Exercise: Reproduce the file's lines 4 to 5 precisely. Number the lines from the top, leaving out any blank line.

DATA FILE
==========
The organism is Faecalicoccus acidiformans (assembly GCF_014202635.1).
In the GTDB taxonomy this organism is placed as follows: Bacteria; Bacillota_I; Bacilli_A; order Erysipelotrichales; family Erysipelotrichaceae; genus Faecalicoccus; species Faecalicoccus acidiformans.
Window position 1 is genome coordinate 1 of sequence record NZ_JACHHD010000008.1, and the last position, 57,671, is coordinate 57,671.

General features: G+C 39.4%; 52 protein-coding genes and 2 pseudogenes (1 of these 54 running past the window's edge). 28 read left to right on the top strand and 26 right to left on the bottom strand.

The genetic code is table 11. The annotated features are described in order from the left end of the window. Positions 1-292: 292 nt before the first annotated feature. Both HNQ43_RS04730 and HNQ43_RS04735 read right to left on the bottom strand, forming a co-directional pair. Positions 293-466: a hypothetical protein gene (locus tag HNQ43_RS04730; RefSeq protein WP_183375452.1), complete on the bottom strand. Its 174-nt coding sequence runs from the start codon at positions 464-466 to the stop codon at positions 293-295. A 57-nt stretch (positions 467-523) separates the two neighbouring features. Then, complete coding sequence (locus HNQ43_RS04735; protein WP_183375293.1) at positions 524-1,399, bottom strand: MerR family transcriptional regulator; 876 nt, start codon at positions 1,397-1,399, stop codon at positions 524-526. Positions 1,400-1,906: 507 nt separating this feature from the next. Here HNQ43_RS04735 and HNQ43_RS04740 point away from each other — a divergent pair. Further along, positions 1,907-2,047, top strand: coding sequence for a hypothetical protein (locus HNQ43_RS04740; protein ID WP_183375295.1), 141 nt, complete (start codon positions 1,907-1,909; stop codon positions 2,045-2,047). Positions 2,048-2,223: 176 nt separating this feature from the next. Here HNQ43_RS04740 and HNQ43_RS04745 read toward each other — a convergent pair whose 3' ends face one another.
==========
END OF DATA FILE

General features: G+C 39.4%; 52 protein-coding genes and 2 pseudogenes (1 of these 54 running past the window's edge). 28 read left to right on the top strand and 26 right to left on the bottom strand.

The genetic code is table 11. The annotated features are described in order from the left end of the window. Positions 1-292: 292 nt before the first annotated feature. Both HNQ43_RS04730 and HNQ43_RS04735 read right to left on the bottom strand, forming a co-directional pair. Positions 293-466: a hypothetical protein gene (locus tag HNQ43_RS04730; RefSeq protein WP_183375452.1), complete on the bottom strand. Its 174-nt coding sequence runs from the start codon at positions 464-466 to the stop codon at positions 293-295. A 57-nt stretch (positions 467-523) separates the two neighbouring features. Then, complete coding sequence (locus HNQ43_RS04735; protein WP_183375293.1) at positions 524-1,399, bottom strand: MerR family transcriptional regulator; 876 nt, start codon at positions 1,397-1,399, stop codon at positions 524-526. Positions 1,400-1,906: 507 nt separating this feature from the next. Here HNQ43_RS04735 and HNQ43_RS04740 point away from each other — a divergent pair. Further along, positions 1,907-2,047, top strand: coding sequence for a hypothetical protein (locus HNQ43_RS04740; protein ID WP_183375295.1), 141 nt, complete (start codon positions 1,907-1,909; stop codon positions 2,045-2,047). Positions 2,048-2,223: 176 nt separating this feature from the next. Here HNQ43_RS04740 and HNQ43_RS04745 read toward each other — a convergent pair whose 3' ends face one another.